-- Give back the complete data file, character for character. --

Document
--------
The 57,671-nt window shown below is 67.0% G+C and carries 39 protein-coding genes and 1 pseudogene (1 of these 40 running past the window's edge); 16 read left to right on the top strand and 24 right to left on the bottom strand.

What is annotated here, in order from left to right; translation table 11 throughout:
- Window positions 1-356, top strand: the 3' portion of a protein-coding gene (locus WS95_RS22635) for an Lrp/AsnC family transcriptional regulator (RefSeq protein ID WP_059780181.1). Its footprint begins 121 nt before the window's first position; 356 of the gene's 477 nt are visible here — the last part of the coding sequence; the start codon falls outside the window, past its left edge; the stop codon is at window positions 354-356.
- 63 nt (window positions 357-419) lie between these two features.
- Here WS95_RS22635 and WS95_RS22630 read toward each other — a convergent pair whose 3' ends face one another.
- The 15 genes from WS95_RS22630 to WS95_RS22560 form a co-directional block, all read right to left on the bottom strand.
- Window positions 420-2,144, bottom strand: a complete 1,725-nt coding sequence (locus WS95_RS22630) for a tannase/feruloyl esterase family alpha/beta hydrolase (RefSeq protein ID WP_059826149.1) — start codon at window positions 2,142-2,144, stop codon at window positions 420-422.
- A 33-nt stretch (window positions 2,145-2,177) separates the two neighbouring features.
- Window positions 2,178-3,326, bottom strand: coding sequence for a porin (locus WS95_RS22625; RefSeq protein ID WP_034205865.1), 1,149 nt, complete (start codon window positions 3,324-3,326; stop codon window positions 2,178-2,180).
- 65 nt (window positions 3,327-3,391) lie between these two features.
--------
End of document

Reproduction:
The 57,671-nt window shown below is 67.0% G+C and carries 39 protein-coding genes and 1 pseudogene (1 of these 40 running past the window's edge); 16 read left to right on the top strand and 24 right to left on the bottom strand.

What is annotated here, in order from left to right; translation table 11 throughout:
- Window positions 1-356, top strand: the 3' portion of a protein-coding gene (locus WS95_RS22635) for an Lrp/AsnC family transcriptional regulator (RefSeq protein ID WP_059780181.1). Its footprint begins 121 nt before the window's first position; 356 of the gene's 477 nt are visible here — the last part of the coding sequence; the start codon falls outside the window, past its left edge; the stop codon is at window positions 354-356.
- 63 nt (window positions 357-419) lie between these two features.
- Here WS95_RS22635 and WS95_RS22630 read toward each other — a convergent pair whose 3' ends face one another.
- The 15 genes from WS95_RS22630 to WS95_RS22560 form a co-directional block, all read right to left on the bottom strand.
- Window positions 420-2,144, bottom strand: a complete 1,725-nt coding sequence (locus WS95_RS22630) for a tannase/feruloyl esterase family alpha/beta hydrolase (RefSeq protein ID WP_059826149.1) — start codon at window positions 2,142-2,144, stop codon at window positions 420-422.
- A 33-nt stretch (window positions 2,145-2,177) separates the two neighbouring features.
- Window positions 2,178-3,326, bottom strand: coding sequence for a porin (locus WS95_RS22625; RefSeq protein ID WP_034205865.1), 1,149 nt, complete (start codon window positions 3,324-3,326; stop codon window positions 2,178-2,180).
- 65 nt (window positions 3,327-3,391) lie between these two features.